What Is PMI? Everything You Need to Know About the Hidden Cost Hitting 52% of Millennial Home Buyers
PMI (Private Mortgage Insurance)
PMI stands for Private Mortgage Insurance. The purpose of PMI is to protect the lender in the event you fail to make your mortgage payments. PMI can be a requirement if you are putting less than 20% of the purchase price towards a down payment on a conventional loan. You may also see PMI as a requirement if you are refinancing (again, with a conventional loan) and your home equity is less than 20%.
Buying your first home isn’t easy. And for many millennials it may cost more than they think.
One recent survey of millennial home buyers found more than half end up paying an extra fee known as private mortgage insurance on top of their regular mortgage payments. While the extra payments can help you get into your first home quicker, it’s easy to get caught by surprise.
“Going in most first-time home buyers don’t know about private mortgage insurance,” says Bill Banfield, executive vice president of capital markets for Quicken Loans.
Home buyers are typically on the hook for private mortgage insurance, or PMI, when they buy a house with less than 20% down. It’s not insurance for you, the homeowner, but for your lender in case you default on your mortgage.
A new survey of 1,000 of homeowners between the ages of 23 and 38 by online marketplace LendEDU found 52% ended up on the hook for PMI.
PMI, typically amounting to 0.2% to 2.0% of the mortgage amount, can be costly.
For example, the average price of the Millennial starter home in 2018 was $238,000, according to data from Realtor.com. If the new buyers’ down payment was 10% or $23,800 and their 30-year mortgage $214,200, PMI can range from $73 monthly to as much as $400 depending on the buyers’ credit score, the loan-to-value and debt-to-income ratios.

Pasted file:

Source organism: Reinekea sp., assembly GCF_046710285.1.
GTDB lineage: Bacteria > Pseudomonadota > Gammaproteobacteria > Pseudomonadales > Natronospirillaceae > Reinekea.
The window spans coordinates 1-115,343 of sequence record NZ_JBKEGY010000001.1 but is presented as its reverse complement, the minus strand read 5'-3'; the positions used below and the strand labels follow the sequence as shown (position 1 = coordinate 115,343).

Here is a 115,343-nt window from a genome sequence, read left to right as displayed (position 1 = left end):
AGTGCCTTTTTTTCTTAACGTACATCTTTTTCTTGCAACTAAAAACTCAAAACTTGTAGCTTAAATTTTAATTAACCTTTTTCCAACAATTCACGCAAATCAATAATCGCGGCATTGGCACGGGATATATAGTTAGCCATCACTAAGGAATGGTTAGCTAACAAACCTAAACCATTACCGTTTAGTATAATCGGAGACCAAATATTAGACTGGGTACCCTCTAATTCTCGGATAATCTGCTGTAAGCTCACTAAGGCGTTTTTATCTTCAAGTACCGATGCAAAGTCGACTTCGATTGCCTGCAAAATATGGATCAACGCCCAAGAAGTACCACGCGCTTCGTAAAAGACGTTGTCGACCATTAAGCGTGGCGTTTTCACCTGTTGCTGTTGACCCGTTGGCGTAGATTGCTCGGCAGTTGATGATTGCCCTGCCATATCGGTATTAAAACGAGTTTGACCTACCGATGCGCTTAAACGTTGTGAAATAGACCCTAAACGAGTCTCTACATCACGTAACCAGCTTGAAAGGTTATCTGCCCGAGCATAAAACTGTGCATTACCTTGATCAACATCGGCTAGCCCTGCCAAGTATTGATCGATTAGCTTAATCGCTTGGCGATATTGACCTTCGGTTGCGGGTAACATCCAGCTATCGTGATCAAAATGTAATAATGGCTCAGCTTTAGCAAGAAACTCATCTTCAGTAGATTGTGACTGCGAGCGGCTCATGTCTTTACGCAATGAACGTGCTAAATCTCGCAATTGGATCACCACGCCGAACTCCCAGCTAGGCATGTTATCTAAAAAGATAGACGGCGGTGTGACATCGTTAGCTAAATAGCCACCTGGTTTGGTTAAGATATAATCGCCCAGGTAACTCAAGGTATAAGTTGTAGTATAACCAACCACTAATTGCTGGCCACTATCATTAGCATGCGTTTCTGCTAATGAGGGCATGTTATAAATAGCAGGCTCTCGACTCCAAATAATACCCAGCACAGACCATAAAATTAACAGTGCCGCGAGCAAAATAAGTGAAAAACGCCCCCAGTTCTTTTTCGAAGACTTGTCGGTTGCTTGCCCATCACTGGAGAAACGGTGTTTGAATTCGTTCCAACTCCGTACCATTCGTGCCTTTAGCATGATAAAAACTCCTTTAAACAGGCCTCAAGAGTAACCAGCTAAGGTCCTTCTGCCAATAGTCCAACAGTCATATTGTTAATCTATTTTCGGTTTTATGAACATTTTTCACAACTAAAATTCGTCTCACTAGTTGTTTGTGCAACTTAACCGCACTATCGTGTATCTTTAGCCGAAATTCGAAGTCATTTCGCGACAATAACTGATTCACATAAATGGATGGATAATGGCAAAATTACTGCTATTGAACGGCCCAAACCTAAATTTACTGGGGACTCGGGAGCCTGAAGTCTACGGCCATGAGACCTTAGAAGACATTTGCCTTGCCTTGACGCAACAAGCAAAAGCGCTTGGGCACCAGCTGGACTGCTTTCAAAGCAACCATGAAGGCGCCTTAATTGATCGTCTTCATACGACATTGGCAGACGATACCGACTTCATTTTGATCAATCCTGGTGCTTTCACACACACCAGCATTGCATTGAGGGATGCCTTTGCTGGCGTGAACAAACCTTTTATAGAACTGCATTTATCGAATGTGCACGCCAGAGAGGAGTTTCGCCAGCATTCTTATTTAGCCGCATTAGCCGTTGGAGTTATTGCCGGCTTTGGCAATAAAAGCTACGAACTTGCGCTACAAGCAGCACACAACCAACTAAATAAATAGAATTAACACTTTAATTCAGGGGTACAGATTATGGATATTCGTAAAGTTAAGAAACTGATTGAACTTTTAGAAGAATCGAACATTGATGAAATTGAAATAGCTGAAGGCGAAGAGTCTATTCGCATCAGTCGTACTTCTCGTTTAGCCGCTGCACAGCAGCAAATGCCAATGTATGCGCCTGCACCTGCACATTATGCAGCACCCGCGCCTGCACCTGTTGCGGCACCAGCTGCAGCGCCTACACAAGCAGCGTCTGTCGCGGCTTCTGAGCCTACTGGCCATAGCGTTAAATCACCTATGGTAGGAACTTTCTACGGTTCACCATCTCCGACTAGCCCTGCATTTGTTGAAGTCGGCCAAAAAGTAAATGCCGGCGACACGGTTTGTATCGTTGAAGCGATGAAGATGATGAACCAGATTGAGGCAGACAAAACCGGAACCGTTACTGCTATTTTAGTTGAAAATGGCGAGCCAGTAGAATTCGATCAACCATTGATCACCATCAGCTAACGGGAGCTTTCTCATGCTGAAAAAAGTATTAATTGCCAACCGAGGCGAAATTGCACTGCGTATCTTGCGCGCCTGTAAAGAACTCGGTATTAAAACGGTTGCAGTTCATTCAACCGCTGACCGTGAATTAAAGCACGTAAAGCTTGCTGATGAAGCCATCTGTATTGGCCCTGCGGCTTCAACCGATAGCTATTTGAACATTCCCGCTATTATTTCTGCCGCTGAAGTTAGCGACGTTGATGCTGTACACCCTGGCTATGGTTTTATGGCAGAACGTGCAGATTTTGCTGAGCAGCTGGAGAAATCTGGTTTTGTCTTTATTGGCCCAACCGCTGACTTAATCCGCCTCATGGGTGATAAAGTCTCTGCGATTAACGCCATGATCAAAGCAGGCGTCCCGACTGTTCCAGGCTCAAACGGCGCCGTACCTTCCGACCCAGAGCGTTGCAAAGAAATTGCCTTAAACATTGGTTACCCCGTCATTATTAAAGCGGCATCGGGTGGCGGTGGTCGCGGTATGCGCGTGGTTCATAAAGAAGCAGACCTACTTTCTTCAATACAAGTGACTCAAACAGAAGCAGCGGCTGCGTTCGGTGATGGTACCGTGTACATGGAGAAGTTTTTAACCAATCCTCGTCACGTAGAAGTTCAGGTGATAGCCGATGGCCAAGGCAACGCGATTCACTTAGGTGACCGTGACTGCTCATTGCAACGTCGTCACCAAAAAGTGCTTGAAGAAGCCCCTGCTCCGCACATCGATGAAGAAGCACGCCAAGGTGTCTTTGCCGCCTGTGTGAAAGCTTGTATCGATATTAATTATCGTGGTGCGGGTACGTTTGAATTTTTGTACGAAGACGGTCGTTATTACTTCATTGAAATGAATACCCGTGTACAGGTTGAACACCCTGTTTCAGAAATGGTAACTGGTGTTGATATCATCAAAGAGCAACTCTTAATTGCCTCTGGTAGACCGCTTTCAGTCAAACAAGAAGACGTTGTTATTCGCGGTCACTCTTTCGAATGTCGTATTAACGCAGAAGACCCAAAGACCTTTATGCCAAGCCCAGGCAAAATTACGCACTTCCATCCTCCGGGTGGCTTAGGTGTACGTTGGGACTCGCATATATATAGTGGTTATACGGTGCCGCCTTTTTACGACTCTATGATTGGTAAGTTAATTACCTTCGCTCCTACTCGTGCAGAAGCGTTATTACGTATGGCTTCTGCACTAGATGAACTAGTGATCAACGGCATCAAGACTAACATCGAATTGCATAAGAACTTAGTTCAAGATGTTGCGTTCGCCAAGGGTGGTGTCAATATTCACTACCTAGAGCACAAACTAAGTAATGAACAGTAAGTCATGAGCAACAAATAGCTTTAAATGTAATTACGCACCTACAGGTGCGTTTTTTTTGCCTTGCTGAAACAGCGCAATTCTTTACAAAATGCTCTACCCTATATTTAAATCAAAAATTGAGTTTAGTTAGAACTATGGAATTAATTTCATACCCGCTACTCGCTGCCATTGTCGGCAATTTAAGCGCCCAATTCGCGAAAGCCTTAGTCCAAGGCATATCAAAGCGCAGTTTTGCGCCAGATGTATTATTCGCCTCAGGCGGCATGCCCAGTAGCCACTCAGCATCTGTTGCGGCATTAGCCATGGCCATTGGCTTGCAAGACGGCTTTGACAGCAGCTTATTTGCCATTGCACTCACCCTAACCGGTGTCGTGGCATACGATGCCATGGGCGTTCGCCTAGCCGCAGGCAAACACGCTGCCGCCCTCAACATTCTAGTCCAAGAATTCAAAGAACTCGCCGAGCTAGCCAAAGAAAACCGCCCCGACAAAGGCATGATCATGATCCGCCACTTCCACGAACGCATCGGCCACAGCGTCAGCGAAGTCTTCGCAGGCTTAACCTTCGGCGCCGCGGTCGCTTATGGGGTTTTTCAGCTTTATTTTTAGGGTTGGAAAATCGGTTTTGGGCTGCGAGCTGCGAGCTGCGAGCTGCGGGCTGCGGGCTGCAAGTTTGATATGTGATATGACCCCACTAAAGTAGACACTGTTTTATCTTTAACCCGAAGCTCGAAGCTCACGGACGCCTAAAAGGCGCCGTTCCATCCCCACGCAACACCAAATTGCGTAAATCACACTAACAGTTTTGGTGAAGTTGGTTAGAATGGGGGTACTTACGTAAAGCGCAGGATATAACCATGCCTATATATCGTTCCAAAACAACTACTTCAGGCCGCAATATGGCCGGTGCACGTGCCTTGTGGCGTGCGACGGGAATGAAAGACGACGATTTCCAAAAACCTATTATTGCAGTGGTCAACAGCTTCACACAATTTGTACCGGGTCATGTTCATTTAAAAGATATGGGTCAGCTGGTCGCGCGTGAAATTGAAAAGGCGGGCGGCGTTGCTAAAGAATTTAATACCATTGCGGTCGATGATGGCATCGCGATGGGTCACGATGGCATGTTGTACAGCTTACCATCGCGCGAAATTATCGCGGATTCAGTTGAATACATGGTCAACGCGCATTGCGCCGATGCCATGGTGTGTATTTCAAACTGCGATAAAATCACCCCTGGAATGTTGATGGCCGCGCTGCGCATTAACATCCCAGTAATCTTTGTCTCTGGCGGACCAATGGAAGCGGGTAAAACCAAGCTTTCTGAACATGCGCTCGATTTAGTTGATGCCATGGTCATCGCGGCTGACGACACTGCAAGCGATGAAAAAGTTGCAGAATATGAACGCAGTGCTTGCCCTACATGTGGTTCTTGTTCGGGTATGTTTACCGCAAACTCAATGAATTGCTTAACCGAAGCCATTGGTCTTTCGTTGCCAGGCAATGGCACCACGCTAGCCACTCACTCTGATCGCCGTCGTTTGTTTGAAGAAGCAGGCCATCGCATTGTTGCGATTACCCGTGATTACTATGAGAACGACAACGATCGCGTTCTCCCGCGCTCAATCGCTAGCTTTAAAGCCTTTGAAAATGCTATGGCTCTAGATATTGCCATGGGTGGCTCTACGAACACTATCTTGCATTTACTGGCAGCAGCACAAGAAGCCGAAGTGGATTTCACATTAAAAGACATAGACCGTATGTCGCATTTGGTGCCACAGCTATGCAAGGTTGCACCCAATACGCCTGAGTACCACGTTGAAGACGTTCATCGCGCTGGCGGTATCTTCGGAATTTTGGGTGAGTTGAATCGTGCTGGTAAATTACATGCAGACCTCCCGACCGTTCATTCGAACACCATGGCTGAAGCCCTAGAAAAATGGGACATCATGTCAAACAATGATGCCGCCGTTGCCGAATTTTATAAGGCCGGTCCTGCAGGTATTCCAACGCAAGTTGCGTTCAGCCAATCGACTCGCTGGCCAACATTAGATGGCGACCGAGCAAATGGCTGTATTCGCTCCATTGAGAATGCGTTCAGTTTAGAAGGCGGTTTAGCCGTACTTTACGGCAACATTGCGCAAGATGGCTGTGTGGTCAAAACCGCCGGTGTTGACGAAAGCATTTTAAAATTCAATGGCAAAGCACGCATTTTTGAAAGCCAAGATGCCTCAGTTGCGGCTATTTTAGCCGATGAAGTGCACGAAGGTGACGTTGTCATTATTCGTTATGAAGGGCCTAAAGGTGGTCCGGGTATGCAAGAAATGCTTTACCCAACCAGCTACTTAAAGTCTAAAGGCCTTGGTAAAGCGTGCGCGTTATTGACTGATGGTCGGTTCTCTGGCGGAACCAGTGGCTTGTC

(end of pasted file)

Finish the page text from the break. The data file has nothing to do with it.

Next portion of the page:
The nice thing is that PMI doesn’t last the duration of the loan and there are ways to get out of it. Here’s how to reduce or ditch PMI.
Get to 20% down payment
The most obvious way to avert PMI from the beginning is to wait until you have that 20% down payment. But this could take years, and the rising value of houses in that market could keep potential buyers frustrated chasing the growing down payment.
A relative can also make a gift for the balance to bring your down payment to 20%. There are some restrictions, but generally, if a buyer has a letter with these details, it will pass muster with the lender’s underwriters.
Get to 22% Equity
When a buyer’s equity has reached 22% of the home’s original appraised value, the loan servicer is required to drop PMI. In many cases, however, homeowners can petition their lenders to drop PMI when they have built up 20% equity in the house. Keep in mind that lenders won’t consider removing PMI until after about a two-year “seasoning period,” according to Keith Gumbinger, vice president of HSH.com, a mortgage information resource, “They could still deny your request,” he notes.
Monitor Your Property Appreciation
Another way is to track your property appreciation. If your home jumps in appraised value, your equity in the home will increase. If that bump gets you over the 20% equity threshold, you can ask your lender to end PMI.
Don’t Go it Alone
Add a significant other with another source of income to your loan. “Something new, we’ve seen recently is that PMI is lower with two incomes on the loan than with a single borrower,” Gumbinger says.
Know the PMI Increments
What most first-time buyers don’t consider is that PMI rates are applied in increments. So don’t automatically assume that putting down more money will reduce your PMI. It may make more sense to hold on to those additional funds for closing costs or an emergency fund. Here is a handy calculator to decide whether or not to bump up your down payment.
Ultimately, uncovering the hidden cost of PMI will help you plan for its timely demise.
(An earlier version of this story misstated Keith Gumbinger's name.)